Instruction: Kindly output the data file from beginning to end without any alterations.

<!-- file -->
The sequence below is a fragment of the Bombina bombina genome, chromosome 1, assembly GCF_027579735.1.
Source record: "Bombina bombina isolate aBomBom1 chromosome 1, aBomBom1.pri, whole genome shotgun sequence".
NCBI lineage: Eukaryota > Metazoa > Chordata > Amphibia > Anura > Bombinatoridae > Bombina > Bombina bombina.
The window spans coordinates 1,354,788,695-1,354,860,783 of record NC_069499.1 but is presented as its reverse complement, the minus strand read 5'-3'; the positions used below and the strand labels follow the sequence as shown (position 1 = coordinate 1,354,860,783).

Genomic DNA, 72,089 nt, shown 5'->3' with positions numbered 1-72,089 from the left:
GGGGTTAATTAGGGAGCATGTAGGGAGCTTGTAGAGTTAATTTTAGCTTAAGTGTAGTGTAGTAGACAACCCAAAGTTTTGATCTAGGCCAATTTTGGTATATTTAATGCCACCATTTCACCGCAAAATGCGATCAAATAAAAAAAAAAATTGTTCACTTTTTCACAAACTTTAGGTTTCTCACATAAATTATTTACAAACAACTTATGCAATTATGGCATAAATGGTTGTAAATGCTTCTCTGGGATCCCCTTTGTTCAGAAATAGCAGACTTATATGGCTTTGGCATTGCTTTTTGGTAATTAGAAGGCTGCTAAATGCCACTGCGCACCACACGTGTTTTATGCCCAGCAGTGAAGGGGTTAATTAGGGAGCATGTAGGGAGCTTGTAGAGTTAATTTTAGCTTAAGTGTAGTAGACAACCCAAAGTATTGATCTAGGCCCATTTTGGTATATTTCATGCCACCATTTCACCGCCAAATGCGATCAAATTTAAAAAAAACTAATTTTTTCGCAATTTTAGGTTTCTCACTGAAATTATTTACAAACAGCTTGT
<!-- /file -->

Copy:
The sequence below is a fragment of the Bombina bombina genome, chromosome 1, assembly GCF_027579735.1.
Source record: "Bombina bombina isolate aBomBom1 chromosome 1, aBomBom1.pri, whole genome shotgun sequence".
NCBI lineage: Eukaryota > Metazoa > Chordata > Amphibia > Anura > Bombinatoridae > Bombina > Bombina bombina.
The window spans coordinates 1,354,788,695-1,354,860,783 of record NC_069499.1 but is presented as its reverse complement, the minus strand read 5'-3'; the positions used below and the strand labels follow the sequence as shown (position 1 = coordinate 1,354,860,783).

Genomic DNA, 72,089 nt, shown 5'->3' with positions numbered 1-72,089 from the left:
GGGGTTAATTAGGGAGCATGTAGGGAGCTTGTAGAGTTAATTTTAGCTTAAGTGTAGTGTAGTAGACAACCCAAAGTTTTGATCTAGGCCAATTTTGGTATATTTAATGCCACCATTTCACCGCAAAATGCGATCAAATAAAAAAAAAAATTGTTCACTTTTTCACAAACTTTAGGTTTCTCACATAAATTATTTACAAACAACTTATGCAATTATGGCATAAATGGTTGTAAATGCTTCTCTGGGATCCCCTTTGTTCAGAAATAGCAGACTTATATGGCTTTGGCATTGCTTTTTGGTAATTAGAAGGCTGCTAAATGCCACTGCGCACCACACGTGTTTTATGCCCAGCAGTGAAGGGGTTAATTAGGGAGCATGTAGGGAGCTTGTAGAGTTAATTTTAGCTTAAGTGTAGTAGACAACCCAAAGTATTGATCTAGGCCCATTTTGGTATATTTCATGCCACCATTTCACCGCCAAATGCGATCAAATTTAAAAAAAACTAATTTTTTCGCAATTTTAGGTTTCTCACTGAAATTATTTACAAACAGCTTGT